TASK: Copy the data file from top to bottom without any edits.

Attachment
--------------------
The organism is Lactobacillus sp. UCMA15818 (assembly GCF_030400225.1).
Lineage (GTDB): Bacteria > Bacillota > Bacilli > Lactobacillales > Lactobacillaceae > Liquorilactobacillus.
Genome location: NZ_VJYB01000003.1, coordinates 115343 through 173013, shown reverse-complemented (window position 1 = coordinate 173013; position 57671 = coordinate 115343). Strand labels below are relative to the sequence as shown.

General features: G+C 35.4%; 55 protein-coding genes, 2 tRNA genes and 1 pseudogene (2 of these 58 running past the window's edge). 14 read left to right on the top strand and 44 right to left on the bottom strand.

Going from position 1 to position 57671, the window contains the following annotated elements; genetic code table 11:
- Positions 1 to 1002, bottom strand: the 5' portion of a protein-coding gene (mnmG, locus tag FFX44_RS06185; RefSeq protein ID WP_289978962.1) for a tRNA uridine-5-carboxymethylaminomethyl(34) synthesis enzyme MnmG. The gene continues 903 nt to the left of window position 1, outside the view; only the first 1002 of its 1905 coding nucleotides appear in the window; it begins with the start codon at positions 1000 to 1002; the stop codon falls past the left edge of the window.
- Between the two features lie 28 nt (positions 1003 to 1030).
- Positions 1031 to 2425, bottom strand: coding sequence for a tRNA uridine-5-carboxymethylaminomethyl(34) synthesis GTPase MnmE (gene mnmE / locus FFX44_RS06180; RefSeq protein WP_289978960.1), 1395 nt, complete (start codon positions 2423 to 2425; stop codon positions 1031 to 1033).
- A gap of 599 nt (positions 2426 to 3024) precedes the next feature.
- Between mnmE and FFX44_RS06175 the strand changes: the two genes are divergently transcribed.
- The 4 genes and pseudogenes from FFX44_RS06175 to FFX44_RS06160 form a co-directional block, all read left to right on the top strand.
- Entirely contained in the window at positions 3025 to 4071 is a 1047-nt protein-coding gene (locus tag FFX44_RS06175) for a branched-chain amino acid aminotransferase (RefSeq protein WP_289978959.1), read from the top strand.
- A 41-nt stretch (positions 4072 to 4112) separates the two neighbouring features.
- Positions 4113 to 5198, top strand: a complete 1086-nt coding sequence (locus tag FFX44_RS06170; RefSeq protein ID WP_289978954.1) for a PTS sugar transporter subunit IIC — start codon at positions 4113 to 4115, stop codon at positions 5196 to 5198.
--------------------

The organism is Lactobacillus sp. UCMA15818 (assembly GCF_030400225.1).
Lineage (GTDB): Bacteria > Bacillota > Bacilli > Lactobacillales > Lactobacillaceae > Liquorilactobacillus.
Genome location: NZ_VJYB01000003.1, coordinates 115343 through 173013, shown reverse-complemented (window position 1 = coordinate 173013; position 57671 = coordinate 115343). Strand labels below are relative to the sequence as shown.

General features: G+C 35.4%; 55 protein-coding genes, 2 tRNA genes and 1 pseudogene (2 of these 58 running past the window's edge). 14 read left to right on the top strand and 44 right to left on the bottom strand.

Going from position 1 to position 57671, the window contains the following annotated elements; genetic code table 11:
- Positions 1 to 1002, bottom strand: the 5' portion of a protein-coding gene (mnmG, locus tag FFX44_RS06185; RefSeq protein ID WP_289978962.1) for a tRNA uridine-5-carboxymethylaminomethyl(34) synthesis enzyme MnmG. The gene continues 903 nt to the left of window position 1, outside the view; only the first 1002 of its 1905 coding nucleotides appear in the window; it begins with the start codon at positions 1000 to 1002; the stop codon falls past the left edge of the window.
- Between the two features lie 28 nt (positions 1003 to 1030).
- Positions 1031 to 2425, bottom strand: coding sequence for a tRNA uridine-5-carboxymethylaminomethyl(34) synthesis GTPase MnmE (gene mnmE / locus FFX44_RS06180; RefSeq protein WP_289978960.1), 1395 nt, complete (start codon positions 2423 to 2425; stop codon positions 1031 to 1033).
- A gap of 599 nt (positions 2426 to 3024) precedes the next feature.
- Between mnmE and FFX44_RS06175 the strand changes: the two genes are divergently transcribed.
- The 4 genes and pseudogenes from FFX44_RS06175 to FFX44_RS06160 form a co-directional block, all read left to right on the top strand.
- Entirely contained in the window at positions 3025 to 4071 is a 1047-nt protein-coding gene (locus tag FFX44_RS06175) for a branched-chain amino acid aminotransferase (RefSeq protein WP_289978959.1), read from the top strand.
- A 41-nt stretch (positions 4072 to 4112) separates the two neighbouring features.
- Positions 4113 to 5198, top strand: a complete 1086-nt coding sequence (locus tag FFX44_RS06170; RefSeq protein ID WP_289978954.1) for a PTS sugar transporter subunit IIC — start codon at positions 4113 to 4115, stop codon at positions 5196 to 5198.